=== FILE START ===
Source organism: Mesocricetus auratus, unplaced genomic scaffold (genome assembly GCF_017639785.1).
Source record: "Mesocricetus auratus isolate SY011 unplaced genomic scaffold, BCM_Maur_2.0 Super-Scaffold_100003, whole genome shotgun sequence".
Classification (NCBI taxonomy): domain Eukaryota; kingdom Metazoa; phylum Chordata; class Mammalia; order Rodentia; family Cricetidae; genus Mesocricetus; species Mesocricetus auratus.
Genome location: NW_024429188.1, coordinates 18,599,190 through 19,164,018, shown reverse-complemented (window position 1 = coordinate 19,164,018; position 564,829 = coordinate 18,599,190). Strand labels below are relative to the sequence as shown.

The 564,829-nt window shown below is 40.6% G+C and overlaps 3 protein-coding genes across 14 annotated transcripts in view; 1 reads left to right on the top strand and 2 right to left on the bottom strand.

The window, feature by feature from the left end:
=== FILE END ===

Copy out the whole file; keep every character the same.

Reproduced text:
Source organism: Mesocricetus auratus, unplaced genomic scaffold (genome assembly GCF_017639785.1).
Source record: "Mesocricetus auratus isolate SY011 unplaced genomic scaffold, BCM_Maur_2.0 Super-Scaffold_100003, whole genome shotgun sequence".
Classification (NCBI taxonomy): domain Eukaryota; kingdom Metazoa; phylum Chordata; class Mammalia; order Rodentia; family Cricetidae; genus Mesocricetus; species Mesocricetus auratus.
Genome location: NW_024429188.1, coordinates 18,599,190 through 19,164,018, shown reverse-complemented (window position 1 = coordinate 19,164,018; position 564,829 = coordinate 18,599,190). Strand labels below are relative to the sequence as shown.

The 564,829-nt window shown below is 40.6% G+C and overlaps 3 protein-coding genes across 14 annotated transcripts in view; 1 reads left to right on the top strand and 2 right to left on the bottom strand.

The window, feature by feature from the left end: